April 14, 2010
A new study has indicated that distance education is rapidly catching on at community colleges in particular.
The study, published by the Instructional Technology Council, which is affiliated with the American Association of Community Colleges, notes that enrollment in distance learning at community colleges increased by 22 percent over 2007-8. The year before, the growth rate was 11 percent.
Fred Lokken, associate dean for the Truckee Meadows Community College Web College in Nevada and author of the report, explained to The Chronicle of Higher Education that the dramatic growth is because community colleges have been more enthusiastic about embracing distance learning than universities. The economy has also been a major factor, because online courses are particularly appealing to job hunters.
"They now see the online classes giving them the greatest flexibility, given the crises they're facing in their lives," Lokken told the Chronicle.
Distance learning at community colleges was found to be increasing at a somewhat higher rate than at universities in general. Results of the Sloan Survey of Online Learning report released early this year, which tracked overall national campus enrollments, indicated that distance learning enrollments grew by 17 percent.
Working Waterfront reports that according to David Markow, dean of academic and student affairs at Washington County Community College in Maine, increased online courses are appealing because they drive down costs for schools and allow institutions to more readily respond to demand. For example, a college can provide an online training course one year and eliminate it the year after at minimal cost.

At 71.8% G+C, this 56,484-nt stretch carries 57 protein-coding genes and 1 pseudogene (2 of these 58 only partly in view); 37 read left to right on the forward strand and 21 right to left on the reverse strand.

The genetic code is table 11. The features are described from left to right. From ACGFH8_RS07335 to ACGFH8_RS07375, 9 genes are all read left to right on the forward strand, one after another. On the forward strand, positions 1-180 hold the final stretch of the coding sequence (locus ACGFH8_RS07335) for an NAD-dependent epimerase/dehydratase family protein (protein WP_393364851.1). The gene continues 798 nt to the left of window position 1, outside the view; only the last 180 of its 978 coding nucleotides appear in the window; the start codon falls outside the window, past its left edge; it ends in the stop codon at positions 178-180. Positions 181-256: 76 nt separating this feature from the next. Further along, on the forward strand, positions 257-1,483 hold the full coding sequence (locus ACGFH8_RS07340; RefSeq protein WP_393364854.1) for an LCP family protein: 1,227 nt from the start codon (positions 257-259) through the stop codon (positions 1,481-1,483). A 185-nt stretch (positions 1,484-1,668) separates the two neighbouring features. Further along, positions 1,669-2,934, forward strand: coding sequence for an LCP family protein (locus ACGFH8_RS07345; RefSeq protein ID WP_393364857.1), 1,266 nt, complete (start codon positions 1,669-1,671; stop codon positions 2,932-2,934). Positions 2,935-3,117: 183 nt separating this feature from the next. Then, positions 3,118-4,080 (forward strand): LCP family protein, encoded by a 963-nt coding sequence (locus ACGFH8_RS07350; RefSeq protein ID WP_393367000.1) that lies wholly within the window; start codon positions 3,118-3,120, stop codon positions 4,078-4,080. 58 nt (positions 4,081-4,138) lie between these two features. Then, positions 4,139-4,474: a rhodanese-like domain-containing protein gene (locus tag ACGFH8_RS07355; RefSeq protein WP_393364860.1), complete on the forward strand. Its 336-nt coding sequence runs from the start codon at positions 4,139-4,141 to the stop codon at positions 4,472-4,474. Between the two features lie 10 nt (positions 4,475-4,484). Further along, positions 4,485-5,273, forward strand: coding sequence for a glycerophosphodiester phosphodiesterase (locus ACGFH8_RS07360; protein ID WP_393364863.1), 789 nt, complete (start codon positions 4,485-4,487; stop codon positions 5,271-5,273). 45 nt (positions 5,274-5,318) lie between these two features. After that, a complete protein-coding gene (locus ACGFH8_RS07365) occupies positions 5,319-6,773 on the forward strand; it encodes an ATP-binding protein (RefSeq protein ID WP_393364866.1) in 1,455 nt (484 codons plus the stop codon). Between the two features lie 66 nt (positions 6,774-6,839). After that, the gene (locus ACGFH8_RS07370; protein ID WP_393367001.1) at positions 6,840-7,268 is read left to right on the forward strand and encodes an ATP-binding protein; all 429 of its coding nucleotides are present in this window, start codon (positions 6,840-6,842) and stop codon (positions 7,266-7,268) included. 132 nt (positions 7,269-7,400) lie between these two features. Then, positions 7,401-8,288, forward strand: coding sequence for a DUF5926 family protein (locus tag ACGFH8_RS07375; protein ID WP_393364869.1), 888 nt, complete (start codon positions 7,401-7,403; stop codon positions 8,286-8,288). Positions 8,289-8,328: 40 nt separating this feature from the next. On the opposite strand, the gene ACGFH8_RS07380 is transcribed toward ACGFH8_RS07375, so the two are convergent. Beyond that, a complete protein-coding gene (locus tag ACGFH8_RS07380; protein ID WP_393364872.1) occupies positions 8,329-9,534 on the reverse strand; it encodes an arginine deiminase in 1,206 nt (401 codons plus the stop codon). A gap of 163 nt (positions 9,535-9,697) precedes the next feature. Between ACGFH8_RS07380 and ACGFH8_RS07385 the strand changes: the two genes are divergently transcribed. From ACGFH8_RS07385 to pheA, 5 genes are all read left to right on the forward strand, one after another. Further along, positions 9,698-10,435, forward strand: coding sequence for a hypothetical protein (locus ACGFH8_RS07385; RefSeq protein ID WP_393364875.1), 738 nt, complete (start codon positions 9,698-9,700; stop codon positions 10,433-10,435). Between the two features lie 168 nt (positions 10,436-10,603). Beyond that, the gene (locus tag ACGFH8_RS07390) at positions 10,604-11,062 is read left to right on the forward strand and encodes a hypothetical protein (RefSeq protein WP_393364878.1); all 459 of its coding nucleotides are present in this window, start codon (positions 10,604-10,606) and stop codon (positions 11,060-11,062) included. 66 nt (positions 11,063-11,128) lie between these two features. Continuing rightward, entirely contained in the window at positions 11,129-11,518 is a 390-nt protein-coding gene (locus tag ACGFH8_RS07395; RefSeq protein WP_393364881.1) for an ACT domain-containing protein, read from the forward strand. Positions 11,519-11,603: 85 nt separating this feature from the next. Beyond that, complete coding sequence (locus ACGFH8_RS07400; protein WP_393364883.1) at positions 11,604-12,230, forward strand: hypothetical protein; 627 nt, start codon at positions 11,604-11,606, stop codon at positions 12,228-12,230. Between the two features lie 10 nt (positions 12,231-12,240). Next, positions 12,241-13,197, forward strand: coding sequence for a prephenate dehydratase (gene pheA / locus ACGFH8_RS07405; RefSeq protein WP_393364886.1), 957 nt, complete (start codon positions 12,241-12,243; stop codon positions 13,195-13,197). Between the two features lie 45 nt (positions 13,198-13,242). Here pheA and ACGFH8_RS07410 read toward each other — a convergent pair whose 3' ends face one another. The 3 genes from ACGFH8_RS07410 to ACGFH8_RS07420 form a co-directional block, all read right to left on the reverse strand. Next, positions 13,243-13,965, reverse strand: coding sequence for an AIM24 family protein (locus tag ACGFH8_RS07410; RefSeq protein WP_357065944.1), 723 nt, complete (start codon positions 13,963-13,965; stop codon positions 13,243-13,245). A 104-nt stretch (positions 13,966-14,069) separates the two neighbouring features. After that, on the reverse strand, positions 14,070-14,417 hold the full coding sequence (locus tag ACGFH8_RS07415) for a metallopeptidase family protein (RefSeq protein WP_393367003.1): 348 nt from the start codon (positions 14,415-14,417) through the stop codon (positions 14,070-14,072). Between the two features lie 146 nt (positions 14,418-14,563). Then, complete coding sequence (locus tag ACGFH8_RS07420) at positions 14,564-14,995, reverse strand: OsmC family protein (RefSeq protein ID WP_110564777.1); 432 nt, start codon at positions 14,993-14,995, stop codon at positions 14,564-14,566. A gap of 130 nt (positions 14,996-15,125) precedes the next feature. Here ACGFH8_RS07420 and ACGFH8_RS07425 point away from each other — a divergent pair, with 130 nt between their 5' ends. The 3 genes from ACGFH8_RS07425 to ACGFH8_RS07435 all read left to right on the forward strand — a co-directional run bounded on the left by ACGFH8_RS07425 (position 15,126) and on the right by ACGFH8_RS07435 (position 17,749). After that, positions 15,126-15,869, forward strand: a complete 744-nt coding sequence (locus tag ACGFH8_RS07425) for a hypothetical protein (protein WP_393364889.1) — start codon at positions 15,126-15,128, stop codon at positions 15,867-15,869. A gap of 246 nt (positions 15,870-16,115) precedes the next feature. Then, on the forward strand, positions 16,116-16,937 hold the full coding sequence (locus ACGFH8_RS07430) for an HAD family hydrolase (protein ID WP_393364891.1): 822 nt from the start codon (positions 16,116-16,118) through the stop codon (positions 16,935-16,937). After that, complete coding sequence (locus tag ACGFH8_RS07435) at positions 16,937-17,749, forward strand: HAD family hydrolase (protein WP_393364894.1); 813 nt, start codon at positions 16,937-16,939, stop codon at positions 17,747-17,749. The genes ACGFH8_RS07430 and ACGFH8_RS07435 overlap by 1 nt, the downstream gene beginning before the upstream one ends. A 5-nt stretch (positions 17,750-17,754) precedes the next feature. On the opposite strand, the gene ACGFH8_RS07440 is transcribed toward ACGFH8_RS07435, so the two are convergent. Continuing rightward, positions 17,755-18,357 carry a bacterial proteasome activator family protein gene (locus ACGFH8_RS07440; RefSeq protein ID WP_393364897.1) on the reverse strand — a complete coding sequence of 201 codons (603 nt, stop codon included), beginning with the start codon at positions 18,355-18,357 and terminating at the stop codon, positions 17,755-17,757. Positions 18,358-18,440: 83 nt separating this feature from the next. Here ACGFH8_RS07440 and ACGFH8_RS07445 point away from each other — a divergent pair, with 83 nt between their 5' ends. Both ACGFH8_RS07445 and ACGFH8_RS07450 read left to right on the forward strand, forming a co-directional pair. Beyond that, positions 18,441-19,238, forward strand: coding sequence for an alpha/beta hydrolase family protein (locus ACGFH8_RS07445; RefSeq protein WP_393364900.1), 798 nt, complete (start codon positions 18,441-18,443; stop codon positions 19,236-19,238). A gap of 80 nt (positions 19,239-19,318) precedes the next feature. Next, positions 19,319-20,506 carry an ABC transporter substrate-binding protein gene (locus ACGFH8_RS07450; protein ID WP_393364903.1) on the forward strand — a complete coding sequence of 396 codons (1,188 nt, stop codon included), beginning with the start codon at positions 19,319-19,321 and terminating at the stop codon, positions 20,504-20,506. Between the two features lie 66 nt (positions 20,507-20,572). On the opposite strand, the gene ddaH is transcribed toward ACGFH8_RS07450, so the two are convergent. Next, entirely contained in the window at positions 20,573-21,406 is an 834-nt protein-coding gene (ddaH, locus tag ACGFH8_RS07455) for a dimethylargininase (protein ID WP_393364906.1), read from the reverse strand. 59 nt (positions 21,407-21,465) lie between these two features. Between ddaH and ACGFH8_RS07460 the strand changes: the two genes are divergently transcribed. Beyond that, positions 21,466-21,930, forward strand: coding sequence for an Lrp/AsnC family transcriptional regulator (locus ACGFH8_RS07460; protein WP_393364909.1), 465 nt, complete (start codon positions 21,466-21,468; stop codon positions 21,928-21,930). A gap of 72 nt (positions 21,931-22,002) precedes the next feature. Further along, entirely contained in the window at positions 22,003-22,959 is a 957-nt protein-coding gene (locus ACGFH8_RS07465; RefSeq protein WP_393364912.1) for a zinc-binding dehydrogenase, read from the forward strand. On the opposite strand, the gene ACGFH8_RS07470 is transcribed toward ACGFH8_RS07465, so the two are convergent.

"Doing this kind of distance education allows us to quickly meet the needs of our community," said Markow, who was quoted in Working Waterfront.
Other community colleges are clearly seeing the value of distance education. The Watertown Daily Times in New York reports that Jefferson Community College has received three grants totaling over $400,000 which will be used to purchase laptops, distance-learning equipment and smart classrooms for the school's Higher Education Center.
"We want the center to be the face of a four-year degree in Jefferson and Lewis counties," explained Jill M. Bettinger, JCC's dean for continuing education, who was quoted in the Daily Times.
Compiled by CityTownInfo.com Staff
"Distance Education's Rate of Growth Doubles at Community College," The Chronicle of Higher Education, April 13, 2010, Mary Helen Miller
"Distance Learning Brings Economic Promise to Washington County," Working Waterfront, March 23, 2010, Craig Idlebrook
"JCC Receives Grants for Technology to Equip Higher Education Center," Watertown Daily Times, April 4, 2010, Jamie Munks
"Trends in Learning: Tracking the Impact of eLearning at Community Colleges," Instructional Technology Council, March 2010